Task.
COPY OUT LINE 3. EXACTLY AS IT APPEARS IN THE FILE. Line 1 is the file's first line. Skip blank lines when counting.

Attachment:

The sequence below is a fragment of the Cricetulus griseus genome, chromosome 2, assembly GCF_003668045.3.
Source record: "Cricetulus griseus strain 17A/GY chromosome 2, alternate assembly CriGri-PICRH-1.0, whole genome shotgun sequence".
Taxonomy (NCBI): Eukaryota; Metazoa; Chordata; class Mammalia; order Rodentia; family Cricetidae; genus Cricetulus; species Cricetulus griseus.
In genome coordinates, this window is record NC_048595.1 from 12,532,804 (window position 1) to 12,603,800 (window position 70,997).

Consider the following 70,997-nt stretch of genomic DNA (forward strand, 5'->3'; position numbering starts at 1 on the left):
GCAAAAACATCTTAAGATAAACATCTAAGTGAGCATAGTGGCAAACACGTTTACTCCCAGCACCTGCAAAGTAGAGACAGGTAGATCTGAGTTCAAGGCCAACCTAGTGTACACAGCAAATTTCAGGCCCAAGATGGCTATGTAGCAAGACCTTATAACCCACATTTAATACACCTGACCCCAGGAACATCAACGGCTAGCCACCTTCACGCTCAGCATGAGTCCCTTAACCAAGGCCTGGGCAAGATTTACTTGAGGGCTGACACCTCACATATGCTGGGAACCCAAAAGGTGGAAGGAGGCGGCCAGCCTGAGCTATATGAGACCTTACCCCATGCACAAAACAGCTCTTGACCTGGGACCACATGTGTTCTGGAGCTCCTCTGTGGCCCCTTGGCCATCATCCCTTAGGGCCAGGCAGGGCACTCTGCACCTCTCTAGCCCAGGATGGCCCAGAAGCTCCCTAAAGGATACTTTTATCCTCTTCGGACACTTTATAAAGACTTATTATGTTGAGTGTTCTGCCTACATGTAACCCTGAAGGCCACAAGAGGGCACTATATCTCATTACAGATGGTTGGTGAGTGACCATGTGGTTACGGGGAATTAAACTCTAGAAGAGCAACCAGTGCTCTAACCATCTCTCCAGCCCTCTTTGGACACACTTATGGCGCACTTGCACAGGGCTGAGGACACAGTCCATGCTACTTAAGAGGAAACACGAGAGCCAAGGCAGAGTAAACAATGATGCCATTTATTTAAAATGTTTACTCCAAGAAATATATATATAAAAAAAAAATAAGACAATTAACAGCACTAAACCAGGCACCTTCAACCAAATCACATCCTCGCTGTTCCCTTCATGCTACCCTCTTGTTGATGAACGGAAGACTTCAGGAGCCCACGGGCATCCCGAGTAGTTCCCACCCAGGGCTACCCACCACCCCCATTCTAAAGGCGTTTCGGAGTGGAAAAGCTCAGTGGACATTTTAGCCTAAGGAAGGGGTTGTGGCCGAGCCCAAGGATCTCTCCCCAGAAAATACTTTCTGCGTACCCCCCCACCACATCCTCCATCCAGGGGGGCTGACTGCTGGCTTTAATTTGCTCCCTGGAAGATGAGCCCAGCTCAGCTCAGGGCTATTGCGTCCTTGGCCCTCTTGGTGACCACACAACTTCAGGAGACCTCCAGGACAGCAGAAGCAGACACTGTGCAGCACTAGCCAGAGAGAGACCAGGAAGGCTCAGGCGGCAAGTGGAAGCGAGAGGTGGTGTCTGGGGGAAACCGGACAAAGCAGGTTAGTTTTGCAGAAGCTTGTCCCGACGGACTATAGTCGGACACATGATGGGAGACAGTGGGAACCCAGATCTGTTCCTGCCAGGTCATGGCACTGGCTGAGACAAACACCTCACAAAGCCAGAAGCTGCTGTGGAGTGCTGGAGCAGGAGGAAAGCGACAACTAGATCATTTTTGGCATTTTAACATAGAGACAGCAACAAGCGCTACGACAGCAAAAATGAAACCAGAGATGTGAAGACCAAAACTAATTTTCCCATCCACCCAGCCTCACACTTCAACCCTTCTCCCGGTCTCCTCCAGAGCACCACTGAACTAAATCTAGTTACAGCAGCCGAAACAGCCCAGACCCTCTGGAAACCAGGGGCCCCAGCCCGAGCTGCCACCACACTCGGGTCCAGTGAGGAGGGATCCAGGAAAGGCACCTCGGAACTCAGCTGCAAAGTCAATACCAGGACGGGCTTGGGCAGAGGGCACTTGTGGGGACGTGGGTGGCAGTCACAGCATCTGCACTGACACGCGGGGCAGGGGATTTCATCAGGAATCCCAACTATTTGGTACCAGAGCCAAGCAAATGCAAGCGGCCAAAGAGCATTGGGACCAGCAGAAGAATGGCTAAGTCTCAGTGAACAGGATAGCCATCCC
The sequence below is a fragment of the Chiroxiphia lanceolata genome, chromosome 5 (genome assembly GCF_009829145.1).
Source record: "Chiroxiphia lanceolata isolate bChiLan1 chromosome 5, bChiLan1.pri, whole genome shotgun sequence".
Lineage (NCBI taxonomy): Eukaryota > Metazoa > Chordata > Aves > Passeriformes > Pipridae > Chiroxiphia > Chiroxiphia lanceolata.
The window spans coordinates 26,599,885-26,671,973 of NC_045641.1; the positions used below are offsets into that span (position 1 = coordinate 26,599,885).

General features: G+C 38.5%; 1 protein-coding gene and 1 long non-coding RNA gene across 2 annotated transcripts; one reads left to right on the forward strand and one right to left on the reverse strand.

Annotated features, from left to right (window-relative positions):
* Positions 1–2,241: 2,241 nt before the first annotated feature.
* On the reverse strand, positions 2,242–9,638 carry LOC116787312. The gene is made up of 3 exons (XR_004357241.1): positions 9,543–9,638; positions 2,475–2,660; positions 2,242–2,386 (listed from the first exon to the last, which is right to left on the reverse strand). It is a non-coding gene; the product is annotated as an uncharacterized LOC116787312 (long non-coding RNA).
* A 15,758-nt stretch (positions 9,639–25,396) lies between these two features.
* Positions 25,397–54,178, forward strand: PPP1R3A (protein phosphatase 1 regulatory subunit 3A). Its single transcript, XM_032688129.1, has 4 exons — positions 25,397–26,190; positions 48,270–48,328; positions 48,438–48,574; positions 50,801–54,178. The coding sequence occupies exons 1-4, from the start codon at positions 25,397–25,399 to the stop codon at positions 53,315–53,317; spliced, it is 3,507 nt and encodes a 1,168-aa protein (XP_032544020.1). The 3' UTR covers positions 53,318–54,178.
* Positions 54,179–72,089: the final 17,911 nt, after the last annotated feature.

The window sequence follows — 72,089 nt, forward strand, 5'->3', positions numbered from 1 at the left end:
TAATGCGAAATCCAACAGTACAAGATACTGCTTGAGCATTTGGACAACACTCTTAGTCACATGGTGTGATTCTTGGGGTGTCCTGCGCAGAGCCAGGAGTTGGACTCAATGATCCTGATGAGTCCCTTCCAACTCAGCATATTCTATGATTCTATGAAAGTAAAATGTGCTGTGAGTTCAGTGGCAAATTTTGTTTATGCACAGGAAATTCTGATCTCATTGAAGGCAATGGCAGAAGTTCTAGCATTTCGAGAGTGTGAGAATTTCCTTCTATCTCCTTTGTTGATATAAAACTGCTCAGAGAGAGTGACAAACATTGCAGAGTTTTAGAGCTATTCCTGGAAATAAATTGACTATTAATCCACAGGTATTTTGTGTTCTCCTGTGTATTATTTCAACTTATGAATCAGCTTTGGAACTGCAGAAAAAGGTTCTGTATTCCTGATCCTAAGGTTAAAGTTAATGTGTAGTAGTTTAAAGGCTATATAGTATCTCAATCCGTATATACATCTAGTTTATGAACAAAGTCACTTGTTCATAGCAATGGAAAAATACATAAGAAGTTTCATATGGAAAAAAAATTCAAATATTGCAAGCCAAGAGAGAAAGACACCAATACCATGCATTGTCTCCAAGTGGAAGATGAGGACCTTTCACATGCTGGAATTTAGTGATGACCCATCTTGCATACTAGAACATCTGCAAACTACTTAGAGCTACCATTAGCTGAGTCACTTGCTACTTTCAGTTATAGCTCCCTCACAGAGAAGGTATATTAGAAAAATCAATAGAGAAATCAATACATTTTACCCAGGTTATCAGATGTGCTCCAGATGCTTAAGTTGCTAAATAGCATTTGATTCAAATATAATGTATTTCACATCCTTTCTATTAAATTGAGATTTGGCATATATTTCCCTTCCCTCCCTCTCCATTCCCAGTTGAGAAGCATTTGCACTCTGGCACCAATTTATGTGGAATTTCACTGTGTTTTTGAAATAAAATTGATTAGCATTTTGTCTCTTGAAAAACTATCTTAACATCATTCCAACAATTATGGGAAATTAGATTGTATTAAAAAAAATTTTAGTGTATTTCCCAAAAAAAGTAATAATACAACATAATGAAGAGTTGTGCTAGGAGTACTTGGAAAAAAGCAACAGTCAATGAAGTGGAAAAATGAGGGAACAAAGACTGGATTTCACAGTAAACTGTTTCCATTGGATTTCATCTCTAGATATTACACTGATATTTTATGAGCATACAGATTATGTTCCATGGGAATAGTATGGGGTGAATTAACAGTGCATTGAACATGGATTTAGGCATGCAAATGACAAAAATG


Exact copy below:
Taxonomy (NCBI): Eukaryota; Metazoa; Chordata; class Mammalia; order Rodentia; family Cricetidae; genus Cricetulus; species Cricetulus griseus.